Sunday, March 26, 2006

Day23: The Portage reported by DancesWithSandyBottom

SandyBottom began Day23 (Sunday) at 7:00 AM by figuring out a temporary way to shift her Dahon bike's 3-speed hub out of high gear. By 8:00 AM she was moving west on highway 94, using low gear to tow her boat. Shortly thereafter she passed DrKayak and RiverJohn. She reached Fargo, GA, at 1:30 PM, hungry, and stopped in a cafe to enjoy a fabulous chicken buffet special. By 2:05 PM she was riverside and was met by Chief and the film crew. A couple of hours later she was packed and ready to launch down the Suwannee River.

SandyBottom called home at about 6 PM to report that DrKayak and RiverJohn had arrived --finished their marathon-plus walks-- and the plan is for all three kayakers to camp at Fargo tonight, catch up on rest and sleep, and then launch "early" in the morning (at/before sunrise?) to paddle down river together to the Big Shoals section which offers the only class III rapids in Florida.

At right is a view of Fargo looking toward the Gulf on the distant horizon.

The tiny Stage4 waypoint markers in this image mark the way across Florida from Ft. Clinch in the foreground to Cedar Key on the distant horizon. In between the St. Marys River, the portage, and the Suwannee meander to the SSW. The red marker shows SandyBottom's current location in Fargo at the transition between portage and Suwannee. The blue shield marker is placed over St. George at the start of the portage.


SandyBottom had traveled about 9 miles Saturday night by walking the bike with boat in tow. There remained about 31 miles to go to the Suwannee River put-in at Fargo, Georgia. In practice on a level track her best steady cruising speed was about 9 mph. If she averages half that speed the remaining miles to Fargo, she could reach the Suwannee River by about 3:00 PM. In any case, SandyBottom was expecting to arrive at the Suwannee before the end of the day, even if she had to walk the bike (with boat in tow).

It turned out that low gear worked well with the maximally loaded boat and SandyBottom was able to average 6.8 to 7.0 mph. That is excellent. She reported that it was difficult be sitting on a bike again --"it needed a Kruger Canoe seat!" For comfort she alternated between riding the bike a mile or two, walking the bike 100 yards and eating an orange.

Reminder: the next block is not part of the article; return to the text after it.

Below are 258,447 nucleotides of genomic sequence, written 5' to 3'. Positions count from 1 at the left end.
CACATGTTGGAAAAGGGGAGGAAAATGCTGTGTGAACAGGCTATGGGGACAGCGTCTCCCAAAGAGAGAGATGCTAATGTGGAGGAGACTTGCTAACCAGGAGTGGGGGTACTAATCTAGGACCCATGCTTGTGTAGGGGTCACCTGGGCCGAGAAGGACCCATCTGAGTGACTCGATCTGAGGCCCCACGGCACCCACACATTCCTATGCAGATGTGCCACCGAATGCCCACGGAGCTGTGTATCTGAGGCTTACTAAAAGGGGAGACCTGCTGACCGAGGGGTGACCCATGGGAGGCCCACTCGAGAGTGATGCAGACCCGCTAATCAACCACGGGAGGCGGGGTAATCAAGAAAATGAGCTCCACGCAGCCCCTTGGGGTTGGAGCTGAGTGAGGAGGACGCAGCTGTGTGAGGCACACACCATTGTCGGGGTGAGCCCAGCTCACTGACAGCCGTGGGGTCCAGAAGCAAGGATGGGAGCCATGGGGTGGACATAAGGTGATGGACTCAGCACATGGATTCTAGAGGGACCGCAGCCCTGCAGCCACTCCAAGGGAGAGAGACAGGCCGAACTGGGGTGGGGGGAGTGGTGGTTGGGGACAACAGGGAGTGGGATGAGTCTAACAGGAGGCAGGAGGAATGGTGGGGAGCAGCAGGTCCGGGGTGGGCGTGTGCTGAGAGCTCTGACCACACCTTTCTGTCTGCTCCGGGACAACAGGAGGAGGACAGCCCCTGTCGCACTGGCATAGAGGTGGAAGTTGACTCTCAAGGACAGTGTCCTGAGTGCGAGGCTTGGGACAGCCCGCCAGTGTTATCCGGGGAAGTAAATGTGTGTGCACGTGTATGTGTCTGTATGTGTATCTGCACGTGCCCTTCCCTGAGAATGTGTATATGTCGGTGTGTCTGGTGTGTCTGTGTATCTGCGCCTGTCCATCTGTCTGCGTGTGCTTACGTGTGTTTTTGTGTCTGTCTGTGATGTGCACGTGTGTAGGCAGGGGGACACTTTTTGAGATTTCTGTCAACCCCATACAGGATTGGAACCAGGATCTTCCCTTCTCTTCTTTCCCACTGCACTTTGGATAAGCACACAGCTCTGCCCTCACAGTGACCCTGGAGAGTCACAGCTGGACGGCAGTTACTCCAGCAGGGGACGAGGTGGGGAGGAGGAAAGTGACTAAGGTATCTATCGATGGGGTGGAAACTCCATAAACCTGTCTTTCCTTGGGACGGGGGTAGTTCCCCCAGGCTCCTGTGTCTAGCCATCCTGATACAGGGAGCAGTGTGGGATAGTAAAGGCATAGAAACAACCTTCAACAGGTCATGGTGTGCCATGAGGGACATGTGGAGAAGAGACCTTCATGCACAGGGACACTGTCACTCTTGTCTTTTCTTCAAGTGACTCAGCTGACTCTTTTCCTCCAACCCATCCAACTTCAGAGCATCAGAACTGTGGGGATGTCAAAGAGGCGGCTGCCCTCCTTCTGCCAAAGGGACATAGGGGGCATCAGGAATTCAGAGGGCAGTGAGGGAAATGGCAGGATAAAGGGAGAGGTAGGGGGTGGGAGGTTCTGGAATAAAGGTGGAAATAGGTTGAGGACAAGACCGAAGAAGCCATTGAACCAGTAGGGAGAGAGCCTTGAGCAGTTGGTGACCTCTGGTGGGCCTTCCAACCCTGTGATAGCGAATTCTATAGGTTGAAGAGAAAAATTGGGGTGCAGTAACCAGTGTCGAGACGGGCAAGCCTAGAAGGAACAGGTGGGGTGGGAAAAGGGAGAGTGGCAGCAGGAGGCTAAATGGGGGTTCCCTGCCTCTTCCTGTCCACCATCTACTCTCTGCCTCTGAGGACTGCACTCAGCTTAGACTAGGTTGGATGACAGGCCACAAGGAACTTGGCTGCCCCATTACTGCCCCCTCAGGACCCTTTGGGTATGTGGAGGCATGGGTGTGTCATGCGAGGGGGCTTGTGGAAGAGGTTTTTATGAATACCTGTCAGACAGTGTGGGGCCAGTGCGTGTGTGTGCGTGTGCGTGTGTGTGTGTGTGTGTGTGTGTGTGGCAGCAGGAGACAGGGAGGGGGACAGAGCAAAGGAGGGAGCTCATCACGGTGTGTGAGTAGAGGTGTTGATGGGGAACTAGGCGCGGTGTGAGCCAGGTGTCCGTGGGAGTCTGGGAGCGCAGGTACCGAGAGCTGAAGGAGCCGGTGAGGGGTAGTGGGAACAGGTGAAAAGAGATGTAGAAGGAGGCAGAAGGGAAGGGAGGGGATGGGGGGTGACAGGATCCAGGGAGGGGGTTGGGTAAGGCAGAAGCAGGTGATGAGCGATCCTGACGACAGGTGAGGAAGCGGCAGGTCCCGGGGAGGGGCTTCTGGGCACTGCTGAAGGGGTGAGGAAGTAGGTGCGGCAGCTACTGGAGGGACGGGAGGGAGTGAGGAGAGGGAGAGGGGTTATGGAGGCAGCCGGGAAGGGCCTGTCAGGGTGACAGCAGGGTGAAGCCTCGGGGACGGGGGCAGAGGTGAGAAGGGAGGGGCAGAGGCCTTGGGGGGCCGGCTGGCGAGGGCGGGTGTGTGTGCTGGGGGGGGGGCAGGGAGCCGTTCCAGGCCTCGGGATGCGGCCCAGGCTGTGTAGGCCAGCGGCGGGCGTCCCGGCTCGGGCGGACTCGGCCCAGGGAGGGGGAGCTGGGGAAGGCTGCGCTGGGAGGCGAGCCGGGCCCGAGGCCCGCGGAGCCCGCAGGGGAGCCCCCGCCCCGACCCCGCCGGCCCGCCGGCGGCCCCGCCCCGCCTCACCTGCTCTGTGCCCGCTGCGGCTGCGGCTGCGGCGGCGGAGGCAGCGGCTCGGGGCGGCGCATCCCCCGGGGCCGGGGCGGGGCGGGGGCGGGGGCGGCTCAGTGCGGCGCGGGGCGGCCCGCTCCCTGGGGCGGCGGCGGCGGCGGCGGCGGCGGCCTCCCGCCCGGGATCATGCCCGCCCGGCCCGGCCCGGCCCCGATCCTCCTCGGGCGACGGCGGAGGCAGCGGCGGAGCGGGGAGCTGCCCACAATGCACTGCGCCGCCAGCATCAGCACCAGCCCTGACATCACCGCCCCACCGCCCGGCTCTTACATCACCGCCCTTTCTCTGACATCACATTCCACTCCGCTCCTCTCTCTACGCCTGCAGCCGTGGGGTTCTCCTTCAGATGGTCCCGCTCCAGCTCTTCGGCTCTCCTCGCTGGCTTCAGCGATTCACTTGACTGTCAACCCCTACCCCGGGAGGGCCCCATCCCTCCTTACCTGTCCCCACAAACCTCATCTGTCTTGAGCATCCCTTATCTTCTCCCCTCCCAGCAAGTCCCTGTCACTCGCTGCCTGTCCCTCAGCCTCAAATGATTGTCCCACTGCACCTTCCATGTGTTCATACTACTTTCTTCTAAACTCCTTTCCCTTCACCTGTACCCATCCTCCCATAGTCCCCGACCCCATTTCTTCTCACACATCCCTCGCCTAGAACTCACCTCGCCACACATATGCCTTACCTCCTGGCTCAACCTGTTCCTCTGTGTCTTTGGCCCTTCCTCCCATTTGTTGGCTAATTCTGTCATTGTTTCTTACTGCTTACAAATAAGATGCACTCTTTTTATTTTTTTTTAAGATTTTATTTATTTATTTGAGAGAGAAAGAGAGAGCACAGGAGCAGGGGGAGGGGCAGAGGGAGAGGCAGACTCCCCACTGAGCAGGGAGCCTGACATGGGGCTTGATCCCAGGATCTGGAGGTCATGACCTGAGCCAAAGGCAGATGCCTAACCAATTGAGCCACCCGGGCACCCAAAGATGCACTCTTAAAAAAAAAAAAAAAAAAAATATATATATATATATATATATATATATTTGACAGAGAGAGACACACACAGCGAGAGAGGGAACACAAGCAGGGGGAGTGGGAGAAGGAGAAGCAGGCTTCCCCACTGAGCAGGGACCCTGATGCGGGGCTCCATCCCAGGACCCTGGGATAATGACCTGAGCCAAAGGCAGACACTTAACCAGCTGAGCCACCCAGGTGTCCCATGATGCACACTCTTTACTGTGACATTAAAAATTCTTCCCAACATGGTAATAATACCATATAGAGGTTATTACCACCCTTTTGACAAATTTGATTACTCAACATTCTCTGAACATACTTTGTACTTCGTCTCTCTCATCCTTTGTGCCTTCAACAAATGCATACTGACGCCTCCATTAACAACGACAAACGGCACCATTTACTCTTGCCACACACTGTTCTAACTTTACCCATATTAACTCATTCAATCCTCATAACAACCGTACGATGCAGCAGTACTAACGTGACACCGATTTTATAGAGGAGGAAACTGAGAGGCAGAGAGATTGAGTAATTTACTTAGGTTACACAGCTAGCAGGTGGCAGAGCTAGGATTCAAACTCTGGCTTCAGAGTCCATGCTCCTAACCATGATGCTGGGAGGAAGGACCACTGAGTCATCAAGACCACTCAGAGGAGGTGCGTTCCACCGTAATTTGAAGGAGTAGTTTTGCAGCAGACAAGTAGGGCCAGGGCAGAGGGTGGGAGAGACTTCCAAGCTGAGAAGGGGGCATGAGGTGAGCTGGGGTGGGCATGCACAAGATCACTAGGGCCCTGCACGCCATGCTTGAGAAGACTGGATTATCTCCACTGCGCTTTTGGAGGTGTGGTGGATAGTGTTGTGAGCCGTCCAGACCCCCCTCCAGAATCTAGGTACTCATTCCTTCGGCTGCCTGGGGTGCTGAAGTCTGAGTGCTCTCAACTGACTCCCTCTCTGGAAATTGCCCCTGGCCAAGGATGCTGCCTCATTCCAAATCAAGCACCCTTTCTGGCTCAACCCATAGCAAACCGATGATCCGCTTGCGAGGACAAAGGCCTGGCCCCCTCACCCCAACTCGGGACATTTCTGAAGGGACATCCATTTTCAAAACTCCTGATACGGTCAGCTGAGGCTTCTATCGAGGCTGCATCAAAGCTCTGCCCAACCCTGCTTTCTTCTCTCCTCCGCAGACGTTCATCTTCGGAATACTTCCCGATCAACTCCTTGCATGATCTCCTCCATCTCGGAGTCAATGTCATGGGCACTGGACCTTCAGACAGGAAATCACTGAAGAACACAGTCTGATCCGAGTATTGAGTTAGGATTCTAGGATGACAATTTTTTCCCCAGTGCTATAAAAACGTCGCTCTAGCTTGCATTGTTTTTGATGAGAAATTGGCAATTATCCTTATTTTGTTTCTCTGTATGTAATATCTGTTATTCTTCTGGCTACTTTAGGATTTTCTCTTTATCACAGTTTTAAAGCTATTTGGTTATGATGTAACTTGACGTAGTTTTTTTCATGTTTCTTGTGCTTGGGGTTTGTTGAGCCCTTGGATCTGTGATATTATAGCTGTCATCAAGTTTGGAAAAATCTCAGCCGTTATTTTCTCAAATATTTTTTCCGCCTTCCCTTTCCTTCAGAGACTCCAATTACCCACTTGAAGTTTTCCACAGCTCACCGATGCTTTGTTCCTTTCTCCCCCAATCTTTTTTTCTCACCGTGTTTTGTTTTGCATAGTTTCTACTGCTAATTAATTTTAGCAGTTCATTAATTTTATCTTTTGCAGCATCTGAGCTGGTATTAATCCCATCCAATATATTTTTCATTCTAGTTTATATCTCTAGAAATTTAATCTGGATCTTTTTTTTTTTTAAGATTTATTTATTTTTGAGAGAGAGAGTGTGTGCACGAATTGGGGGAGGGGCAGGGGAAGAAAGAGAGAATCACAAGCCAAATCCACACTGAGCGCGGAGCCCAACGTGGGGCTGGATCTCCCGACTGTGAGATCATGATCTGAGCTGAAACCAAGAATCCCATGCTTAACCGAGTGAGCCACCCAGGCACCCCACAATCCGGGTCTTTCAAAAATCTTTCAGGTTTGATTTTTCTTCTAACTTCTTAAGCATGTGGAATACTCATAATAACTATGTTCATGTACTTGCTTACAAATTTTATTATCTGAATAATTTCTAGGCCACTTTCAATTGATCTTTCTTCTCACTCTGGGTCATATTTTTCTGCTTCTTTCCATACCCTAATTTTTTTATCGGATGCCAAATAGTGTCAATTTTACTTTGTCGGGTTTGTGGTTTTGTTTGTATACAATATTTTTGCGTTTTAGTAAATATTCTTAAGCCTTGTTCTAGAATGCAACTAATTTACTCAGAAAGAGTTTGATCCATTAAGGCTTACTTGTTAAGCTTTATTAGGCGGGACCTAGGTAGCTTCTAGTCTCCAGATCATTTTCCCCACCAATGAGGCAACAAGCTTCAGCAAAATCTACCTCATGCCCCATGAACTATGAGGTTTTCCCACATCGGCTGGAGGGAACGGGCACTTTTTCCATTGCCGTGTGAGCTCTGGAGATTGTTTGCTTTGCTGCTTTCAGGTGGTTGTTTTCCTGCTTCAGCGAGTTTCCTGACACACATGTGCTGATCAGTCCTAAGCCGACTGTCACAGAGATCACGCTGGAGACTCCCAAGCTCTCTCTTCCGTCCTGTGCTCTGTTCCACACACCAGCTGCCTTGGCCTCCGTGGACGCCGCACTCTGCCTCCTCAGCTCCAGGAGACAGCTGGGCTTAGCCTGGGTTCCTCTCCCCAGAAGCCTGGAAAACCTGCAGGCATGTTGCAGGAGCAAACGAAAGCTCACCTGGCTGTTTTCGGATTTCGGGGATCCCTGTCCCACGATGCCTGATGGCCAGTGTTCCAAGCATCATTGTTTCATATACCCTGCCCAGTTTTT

Shen she passed DrKayak and RiverJohn at about 8:00 AM this morning, DrKayak was averaging about 2.5 mph and feeling it in a knee. RiverJohn had decided to walk rather than roller blade and was averaging 3 to 3.5 mph.

She arrived in the Fargo area at 1:30 PM, very hungry, and stopped at a cafe to have a wonderful chicken buffet. It was reported to be fabulous.

After SandyBottom packed in preparation to launch down the Suwannee, she wondered if her comrades would be arriving that day. Chief was driving back and forth on Highway 94 to check of the walkers and he would know how they were doing. She reported that her preference was to wait but was concerned that if she lingered too long at Fargo it could turn out that she would only have two days to paddle the 100-mile Stage5 sprint from Cedar Key to Ft. Desoto (in potentially unfavorable weather to boot.)

It turn out the DrKayak and RiverJohn arrived soon enough and a good plan to recharge overnight at Fargo and launch early in the AM was formulated.

Geographic Details

The westward portage along highway 94 / 2 skirts the southern boundary of Georgia's Okefenokee National Wildlife Refuge and Wilderness Area. Cellphone coverage is good near the starting point at Saint George, GA, near the cellphone tower 5 miles out, and at the end near Fargo.

The first 12 miles and the last 8 miles (roughly) of the portage are in Georgia and there the road is called Highway 94. The middle 20 miles (roughly) are in Florida and there the road is called Highway 2.

Most of the portage is relatively flat as shown by these data from Google Earth obtained at points where the highway crosses longitude lines set 36 seconds apart. (One minute of longitude equals 60 seconds of longitude). Not sure how accurate those data are. There is a cellphone tower and a radio tower on top of the "hill".

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